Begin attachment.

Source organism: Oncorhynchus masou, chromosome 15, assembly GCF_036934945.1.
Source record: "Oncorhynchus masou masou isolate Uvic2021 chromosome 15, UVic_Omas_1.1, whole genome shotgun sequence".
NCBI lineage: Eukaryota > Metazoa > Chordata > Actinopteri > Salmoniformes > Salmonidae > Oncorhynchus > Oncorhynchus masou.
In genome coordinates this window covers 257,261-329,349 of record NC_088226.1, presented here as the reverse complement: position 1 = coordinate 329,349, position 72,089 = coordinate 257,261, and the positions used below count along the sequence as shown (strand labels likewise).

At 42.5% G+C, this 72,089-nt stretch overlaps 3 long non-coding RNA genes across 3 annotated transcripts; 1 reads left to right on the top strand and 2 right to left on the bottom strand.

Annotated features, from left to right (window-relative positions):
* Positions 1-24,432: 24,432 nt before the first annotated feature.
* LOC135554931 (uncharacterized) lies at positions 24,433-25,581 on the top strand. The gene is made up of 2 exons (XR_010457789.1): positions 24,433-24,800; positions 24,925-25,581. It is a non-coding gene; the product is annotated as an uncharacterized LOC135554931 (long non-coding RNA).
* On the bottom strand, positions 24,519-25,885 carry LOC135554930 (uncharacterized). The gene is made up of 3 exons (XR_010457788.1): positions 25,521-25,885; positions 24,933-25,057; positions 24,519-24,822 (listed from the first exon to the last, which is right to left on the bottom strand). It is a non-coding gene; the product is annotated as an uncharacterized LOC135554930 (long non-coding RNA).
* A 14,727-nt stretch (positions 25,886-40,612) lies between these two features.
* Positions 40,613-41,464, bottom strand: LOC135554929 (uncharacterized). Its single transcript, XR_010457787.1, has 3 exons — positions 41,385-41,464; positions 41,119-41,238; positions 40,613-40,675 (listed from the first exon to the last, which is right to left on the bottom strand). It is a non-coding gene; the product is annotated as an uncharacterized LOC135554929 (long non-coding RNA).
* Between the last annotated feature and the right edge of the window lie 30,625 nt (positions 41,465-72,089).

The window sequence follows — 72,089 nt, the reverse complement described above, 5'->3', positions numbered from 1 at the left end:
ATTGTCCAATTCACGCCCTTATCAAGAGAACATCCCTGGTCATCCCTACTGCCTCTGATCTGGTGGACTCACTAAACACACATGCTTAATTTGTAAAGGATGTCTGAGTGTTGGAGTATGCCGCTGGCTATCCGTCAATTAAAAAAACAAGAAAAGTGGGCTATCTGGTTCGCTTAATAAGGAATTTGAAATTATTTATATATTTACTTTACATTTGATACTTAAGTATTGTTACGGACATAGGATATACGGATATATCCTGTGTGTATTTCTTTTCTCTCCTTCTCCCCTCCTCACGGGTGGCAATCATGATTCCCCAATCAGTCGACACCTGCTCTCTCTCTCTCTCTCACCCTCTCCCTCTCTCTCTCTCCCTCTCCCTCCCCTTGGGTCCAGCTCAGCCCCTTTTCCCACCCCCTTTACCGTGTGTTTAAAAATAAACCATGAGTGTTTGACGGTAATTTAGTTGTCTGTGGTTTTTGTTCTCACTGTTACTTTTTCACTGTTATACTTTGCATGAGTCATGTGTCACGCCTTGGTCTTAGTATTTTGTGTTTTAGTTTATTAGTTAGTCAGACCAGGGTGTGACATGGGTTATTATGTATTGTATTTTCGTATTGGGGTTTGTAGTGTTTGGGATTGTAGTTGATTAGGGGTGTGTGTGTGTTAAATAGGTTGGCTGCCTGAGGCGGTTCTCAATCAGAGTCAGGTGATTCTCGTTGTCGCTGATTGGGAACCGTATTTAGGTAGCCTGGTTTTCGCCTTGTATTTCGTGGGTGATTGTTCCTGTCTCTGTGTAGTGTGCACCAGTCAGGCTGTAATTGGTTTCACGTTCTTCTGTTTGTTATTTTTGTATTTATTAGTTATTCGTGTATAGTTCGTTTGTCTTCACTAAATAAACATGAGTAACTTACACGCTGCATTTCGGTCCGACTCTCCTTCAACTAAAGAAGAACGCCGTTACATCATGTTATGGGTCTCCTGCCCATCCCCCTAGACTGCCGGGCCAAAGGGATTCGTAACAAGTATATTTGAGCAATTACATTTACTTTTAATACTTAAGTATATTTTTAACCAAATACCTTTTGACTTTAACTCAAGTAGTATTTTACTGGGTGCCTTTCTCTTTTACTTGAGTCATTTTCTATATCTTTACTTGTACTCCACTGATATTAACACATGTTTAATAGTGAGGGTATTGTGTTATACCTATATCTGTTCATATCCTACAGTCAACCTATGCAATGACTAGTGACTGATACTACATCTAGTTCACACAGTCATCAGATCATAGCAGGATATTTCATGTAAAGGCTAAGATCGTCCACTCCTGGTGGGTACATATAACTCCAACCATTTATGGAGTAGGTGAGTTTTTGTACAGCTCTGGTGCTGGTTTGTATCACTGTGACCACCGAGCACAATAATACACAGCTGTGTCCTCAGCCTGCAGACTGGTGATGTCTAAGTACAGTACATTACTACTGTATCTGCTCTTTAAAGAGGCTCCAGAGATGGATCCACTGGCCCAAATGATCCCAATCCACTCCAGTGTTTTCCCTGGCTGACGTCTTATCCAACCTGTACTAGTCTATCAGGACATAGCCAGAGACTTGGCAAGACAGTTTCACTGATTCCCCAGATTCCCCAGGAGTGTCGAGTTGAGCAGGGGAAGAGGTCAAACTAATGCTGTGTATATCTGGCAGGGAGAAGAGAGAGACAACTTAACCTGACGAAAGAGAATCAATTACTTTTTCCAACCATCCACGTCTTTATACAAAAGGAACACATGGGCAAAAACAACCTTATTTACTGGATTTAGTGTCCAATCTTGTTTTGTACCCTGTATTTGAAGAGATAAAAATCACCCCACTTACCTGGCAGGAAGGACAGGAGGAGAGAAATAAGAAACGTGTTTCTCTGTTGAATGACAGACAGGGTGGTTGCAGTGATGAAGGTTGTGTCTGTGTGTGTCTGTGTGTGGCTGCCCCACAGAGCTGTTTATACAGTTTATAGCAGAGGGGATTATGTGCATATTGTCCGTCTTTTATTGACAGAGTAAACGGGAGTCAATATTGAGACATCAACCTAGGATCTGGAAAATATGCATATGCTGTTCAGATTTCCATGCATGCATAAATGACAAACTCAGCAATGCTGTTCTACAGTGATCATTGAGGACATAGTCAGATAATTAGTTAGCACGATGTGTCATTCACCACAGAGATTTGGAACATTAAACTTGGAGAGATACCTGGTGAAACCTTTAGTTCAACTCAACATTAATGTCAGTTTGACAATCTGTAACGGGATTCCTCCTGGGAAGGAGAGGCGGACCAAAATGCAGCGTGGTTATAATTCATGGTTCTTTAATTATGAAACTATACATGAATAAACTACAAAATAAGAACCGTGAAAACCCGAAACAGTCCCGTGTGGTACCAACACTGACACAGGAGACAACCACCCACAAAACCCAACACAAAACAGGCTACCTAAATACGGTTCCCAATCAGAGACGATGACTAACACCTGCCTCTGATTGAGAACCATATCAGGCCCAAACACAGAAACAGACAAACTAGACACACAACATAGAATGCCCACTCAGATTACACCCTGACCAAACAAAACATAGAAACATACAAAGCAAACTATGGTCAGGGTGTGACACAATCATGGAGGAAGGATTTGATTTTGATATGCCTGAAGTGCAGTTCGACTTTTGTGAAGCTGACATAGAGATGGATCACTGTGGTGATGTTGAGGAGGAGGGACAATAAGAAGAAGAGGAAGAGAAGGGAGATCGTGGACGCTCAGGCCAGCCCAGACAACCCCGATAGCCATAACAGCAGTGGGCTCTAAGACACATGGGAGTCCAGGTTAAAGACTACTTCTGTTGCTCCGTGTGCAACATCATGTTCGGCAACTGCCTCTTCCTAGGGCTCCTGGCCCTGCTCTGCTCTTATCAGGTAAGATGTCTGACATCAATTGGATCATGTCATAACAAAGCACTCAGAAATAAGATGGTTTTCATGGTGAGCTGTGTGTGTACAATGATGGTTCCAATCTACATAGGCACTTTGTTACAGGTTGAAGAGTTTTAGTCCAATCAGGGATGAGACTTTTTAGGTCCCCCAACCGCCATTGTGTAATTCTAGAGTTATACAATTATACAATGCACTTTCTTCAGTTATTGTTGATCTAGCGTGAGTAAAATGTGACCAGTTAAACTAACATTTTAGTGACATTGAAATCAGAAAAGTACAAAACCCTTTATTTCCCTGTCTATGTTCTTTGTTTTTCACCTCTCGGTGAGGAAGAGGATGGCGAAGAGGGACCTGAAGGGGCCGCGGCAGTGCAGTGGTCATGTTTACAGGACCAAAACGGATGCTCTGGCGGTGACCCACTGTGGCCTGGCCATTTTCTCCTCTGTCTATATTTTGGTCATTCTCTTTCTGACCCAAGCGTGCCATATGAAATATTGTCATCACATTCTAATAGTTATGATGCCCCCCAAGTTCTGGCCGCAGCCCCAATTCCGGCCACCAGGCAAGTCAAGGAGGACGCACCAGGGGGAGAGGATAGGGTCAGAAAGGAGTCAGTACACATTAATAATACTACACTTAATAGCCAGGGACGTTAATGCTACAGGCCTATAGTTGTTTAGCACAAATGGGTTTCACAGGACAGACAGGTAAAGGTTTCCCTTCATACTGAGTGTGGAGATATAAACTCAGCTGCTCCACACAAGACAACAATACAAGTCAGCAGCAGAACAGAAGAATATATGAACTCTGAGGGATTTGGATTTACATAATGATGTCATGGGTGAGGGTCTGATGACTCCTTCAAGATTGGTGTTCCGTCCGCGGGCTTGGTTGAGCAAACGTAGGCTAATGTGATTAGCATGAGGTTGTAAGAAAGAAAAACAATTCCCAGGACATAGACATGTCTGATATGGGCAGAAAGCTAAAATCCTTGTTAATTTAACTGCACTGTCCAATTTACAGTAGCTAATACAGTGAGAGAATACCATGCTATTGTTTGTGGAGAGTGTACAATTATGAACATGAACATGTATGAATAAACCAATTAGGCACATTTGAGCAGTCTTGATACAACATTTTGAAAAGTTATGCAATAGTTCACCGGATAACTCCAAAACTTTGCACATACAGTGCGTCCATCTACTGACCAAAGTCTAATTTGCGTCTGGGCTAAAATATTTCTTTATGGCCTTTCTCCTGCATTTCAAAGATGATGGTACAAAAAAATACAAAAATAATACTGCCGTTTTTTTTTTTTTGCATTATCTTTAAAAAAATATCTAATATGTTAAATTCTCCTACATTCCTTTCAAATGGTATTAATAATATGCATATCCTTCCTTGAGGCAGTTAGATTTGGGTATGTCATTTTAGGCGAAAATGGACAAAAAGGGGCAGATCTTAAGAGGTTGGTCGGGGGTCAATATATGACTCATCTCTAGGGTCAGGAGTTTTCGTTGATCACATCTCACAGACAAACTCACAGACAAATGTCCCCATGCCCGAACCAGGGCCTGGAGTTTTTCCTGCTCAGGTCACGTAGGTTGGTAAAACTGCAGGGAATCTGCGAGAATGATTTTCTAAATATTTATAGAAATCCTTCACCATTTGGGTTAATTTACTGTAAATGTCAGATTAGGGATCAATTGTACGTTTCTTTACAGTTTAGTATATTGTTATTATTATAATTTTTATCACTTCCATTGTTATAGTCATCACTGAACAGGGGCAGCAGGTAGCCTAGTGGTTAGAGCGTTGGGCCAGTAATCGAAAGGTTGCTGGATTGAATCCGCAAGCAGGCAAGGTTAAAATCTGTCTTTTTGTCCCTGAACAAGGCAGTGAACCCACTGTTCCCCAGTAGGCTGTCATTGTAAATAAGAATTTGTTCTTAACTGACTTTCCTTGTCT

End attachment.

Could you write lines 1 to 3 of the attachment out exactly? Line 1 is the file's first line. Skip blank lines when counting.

Source organism: Oncorhynchus masou, chromosome 15, assembly GCF_036934945.1.
Source record: "Oncorhynchus masou masou isolate Uvic2021 chromosome 15, UVic_Omas_1.1, whole genome shotgun sequence".
NCBI lineage: Eukaryota > Metazoa > Chordata > Actinopteri > Salmoniformes > Salmonidae > Oncorhynchus > Oncorhynchus masou.